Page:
Feeding the Pup in the Early Morning

Speaking of treason… (And 45 has been tossing that extraordinary word around like it’s nothing more than a Wiffle Ball. ) …around here it’s called “insubordination.”

What can we do when there’s nothing we can do?

Many of us were brought up with good and evil being a good versus evil. If we didn’t fight evil, we were complicit in it. We were told making art, being cheerful, working in the garden, playing games at a time like this is morally repugnant.

Yes, let’s work to prevent further damage. But what do we do when we can’t stop the abuser of power or when what’s been done is done, leaving lives forever harmed, never to be healed?

Being cynical about the value of joy and the arts is easy. Why? Because these things CAN put good into the world.

Every second we are creating the world that others live in. We can continue to perform random acts of kindness, paint paintings, comfort one another, take care of a garden, stay by our families and friends, say hi to anyone we pass on the street, find a wandering way with one another’s differences, write down our days for our grandchildren, sing in the shower, and, and, and.

And get a dog.

The other day one of the beloved couples at the local college who were victims of hate and lost their livelihood in music got a puppy, a golden retriever. That pup will redeem their days. He will make them laugh, bring life to life, drive them mad, bring out their deep care, and join them in joy.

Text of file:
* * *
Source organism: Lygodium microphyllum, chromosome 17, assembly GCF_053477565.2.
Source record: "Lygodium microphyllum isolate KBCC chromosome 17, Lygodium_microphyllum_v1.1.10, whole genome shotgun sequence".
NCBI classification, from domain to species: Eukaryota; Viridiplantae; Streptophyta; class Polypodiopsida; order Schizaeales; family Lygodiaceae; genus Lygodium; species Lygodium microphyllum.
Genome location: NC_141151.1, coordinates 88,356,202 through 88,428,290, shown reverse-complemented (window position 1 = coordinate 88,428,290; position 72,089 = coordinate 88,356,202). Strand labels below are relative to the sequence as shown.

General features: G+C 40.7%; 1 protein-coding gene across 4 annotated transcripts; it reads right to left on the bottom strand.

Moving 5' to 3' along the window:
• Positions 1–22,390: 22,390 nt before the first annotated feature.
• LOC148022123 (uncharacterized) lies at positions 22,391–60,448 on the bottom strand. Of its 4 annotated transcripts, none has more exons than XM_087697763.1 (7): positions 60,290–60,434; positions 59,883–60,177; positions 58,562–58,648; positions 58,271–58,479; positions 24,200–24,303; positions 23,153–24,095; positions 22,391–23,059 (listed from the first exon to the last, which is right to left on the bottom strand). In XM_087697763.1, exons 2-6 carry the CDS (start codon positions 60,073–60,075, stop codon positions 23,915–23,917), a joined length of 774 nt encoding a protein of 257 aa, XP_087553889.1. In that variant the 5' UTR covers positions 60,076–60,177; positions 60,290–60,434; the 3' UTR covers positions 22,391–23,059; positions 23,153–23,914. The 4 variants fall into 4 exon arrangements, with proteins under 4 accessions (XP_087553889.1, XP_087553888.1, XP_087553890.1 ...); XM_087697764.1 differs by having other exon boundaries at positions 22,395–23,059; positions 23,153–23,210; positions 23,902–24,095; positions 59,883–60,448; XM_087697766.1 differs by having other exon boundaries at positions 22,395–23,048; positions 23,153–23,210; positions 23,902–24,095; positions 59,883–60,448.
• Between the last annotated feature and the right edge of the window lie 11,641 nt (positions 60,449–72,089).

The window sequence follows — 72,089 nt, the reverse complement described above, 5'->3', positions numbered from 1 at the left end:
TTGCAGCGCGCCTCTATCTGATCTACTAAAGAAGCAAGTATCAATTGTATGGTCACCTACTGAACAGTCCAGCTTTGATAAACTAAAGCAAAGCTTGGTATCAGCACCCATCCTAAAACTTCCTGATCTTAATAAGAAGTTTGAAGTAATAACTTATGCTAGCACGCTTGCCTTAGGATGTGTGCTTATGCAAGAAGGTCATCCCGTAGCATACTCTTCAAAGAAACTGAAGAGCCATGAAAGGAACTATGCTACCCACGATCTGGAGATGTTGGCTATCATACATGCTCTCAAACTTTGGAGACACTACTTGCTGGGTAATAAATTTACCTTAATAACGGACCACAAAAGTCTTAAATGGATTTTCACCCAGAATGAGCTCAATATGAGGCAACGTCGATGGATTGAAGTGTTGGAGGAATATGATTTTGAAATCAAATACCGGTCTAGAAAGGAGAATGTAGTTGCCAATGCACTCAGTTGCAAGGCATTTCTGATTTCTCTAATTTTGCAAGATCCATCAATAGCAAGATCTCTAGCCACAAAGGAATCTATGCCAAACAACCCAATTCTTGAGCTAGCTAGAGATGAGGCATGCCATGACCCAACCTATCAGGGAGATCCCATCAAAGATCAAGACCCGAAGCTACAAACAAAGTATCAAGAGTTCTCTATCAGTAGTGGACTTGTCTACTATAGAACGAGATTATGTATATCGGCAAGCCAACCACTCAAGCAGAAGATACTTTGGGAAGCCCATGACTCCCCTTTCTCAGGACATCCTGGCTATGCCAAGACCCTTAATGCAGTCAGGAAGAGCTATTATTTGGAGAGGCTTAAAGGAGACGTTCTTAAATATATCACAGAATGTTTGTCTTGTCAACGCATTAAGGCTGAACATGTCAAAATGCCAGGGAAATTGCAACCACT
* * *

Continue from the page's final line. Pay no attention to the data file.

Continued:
We are so glad for them, and for their dog.

Feeding the Pup in the Early Morning

I love our pup, she whose DNA chooses to chew
the coffee table’s legs, any book, shoe or the pair
of reading glasses I left where anyone my age

would set them in case of fire, storm, the need
to finally pay a bill, an inappropriate drop-in
by that person you would never add to

your daughter’s wedding invitation list. However
it’s 7am and I must feed her. There’s a schedule,
a set of behaviors prescribed in validated tomes

by those who decided never to major in philosophy,
dance history, or literature. They opened their minds
to trial and error, determining a schedule that for sure

is the only way to raise a confident and willing companion
who will on some unfathomable day give up dragging
anything dangling — bed spread, sweater, scarf, shower curtain—

who will come when called, sit, lie down, heel, fetch,
love me even when there is no treat. But it’s 7am and
I staggered to bed after meeting a 3am deadline.

However the schedule proclaims “Feed the pup at the same time
each and every day.” Oh come on! If she sleeps just one measly
hour longer, do I risk her turning into the neighborhood’s teeth-baring

dingo who digs up Mrs. Phelps’s petunias, snarls
at the priest on his daily walk, steals the dump truck
from the sandbox down the street, snaps at the kid

selling magazines for a trip to Haiti? Will I be
the one whose best friend must be muzzled
because she slept just one more hour of just

another day? What do I know? What will I ever know?

–Jack Ridl

From Saint Peter and the Goldfinch (Wayne State University Press)

Daughter Meridith is featured in an interview along with her artwork in the latest Holland Weekly. Check it out at hollandweekly.com